Republican presidential candidate Donald Trump has pulled into an effective tie with Democratic rival Hillary Clinton, erasing a substantial deficit as he consolidated support among his party’s likely voters in recent weeks, according to the latest Reuters/Ipsos national tracking poll released Friday.
The poll showed 40 percent of likely voters supporting Trump and 39 percent backing Clinton for the week of Aug. 26 to Sept. 1. Clinton’s support has dropped steadily in the weekly tracking poll since Aug. 25, eliminating what had been a eight-point lead for her.
Trump’s gains came as Republican support for their party’s candidate jumped by six percentage points over the past two weeks, to about 78 percent. That is still below the 85 percent support Republican nominee Mitt Romney enjoyed in the summer of 2012, but the improvement helps explain Trump’s rise in the poll.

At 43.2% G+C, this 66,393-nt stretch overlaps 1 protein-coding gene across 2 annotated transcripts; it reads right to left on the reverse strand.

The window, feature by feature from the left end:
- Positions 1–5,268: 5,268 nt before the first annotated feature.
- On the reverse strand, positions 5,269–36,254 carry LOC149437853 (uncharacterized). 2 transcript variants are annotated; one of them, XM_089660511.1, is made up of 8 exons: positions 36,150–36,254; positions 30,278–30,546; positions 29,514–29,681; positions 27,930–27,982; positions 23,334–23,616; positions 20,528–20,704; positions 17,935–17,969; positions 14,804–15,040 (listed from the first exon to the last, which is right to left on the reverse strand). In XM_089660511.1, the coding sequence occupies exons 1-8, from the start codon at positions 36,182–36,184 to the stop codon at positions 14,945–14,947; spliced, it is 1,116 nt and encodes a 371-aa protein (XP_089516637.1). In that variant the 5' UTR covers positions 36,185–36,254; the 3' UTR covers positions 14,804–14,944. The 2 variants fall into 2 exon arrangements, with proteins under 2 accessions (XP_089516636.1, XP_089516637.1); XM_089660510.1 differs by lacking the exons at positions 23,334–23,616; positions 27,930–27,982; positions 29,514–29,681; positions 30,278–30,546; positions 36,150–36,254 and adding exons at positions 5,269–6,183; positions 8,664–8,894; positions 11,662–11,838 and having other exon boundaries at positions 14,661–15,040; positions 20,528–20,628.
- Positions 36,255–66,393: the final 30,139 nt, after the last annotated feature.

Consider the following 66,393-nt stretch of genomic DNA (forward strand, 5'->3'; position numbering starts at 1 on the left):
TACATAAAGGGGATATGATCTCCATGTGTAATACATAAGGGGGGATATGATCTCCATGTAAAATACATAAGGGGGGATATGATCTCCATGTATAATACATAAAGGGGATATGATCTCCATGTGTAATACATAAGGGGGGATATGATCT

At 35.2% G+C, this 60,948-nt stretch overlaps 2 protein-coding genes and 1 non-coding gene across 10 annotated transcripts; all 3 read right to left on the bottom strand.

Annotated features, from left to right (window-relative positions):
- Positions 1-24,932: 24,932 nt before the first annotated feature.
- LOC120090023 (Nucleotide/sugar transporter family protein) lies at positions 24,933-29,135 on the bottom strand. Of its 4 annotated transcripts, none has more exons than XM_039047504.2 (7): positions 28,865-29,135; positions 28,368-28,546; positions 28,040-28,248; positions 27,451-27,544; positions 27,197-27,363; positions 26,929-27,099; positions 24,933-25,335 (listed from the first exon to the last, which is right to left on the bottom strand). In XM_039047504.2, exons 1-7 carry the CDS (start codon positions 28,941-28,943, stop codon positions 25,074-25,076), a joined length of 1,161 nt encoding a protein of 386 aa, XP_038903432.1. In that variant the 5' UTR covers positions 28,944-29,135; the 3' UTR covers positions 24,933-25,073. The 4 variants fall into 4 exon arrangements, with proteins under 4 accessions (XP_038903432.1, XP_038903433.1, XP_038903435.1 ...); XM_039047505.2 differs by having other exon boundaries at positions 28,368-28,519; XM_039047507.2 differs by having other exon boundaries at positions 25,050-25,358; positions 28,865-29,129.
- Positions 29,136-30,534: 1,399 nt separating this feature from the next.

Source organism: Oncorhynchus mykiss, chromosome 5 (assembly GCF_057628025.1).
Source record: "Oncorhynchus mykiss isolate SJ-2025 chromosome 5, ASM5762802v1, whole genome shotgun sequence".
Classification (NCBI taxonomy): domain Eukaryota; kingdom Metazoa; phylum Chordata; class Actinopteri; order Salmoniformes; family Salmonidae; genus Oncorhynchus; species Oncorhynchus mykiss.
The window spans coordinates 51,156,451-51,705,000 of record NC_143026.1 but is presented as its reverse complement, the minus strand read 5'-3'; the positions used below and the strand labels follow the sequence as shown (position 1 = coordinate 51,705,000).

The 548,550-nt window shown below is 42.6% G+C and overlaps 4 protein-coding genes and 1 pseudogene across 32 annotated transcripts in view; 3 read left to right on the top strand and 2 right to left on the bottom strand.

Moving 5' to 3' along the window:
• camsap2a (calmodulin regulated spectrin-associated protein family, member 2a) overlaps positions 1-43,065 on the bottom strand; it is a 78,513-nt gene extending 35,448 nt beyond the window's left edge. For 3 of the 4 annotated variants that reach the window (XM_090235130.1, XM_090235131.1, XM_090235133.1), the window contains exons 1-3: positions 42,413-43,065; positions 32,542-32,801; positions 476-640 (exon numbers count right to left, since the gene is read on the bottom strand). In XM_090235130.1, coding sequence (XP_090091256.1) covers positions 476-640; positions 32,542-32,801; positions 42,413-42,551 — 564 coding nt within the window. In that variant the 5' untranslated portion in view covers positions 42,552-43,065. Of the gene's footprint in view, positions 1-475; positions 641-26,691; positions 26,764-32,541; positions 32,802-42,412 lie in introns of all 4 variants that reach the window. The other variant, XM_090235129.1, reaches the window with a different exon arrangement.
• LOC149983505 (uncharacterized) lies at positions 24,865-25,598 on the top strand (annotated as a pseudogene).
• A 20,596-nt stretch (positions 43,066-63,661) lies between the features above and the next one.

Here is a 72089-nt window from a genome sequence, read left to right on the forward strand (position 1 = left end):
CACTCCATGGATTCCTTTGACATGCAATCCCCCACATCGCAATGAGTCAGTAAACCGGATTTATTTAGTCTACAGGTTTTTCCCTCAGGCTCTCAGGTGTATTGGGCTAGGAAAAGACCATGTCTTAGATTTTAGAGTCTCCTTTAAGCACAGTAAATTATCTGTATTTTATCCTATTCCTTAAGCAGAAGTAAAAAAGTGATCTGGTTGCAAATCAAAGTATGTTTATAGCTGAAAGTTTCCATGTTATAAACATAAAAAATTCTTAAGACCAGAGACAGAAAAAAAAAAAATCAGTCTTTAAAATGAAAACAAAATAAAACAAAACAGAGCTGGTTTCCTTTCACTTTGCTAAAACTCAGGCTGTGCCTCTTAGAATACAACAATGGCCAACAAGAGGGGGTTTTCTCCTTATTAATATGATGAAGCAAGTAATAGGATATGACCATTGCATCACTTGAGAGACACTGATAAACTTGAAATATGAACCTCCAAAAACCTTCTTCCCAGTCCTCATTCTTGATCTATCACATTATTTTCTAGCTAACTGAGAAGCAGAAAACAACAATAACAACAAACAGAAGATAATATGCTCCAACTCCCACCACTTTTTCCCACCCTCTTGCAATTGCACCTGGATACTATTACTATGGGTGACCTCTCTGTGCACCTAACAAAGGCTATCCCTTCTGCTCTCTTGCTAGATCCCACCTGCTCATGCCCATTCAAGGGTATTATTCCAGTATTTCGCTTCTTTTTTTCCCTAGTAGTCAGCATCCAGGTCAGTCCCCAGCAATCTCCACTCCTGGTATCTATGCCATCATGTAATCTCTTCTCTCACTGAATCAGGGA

The Reuters/Ipsos poll is conducted online in English in all 50 states. The latest poll surveyed 1,804 likely voters over the course of the week; it had a credibility interval, a measure of accuracy, of three percent.
Different polls have produced widely different results over the course of the campaign. In part that’s because some, like Reuters/Ipsos, have attempted to measure the preferences of who’s likely to vote, while others have surveyed the larger pool of all registered voters. And even those that survey likely voters have different ways of estimating who is likely to cast a ballot.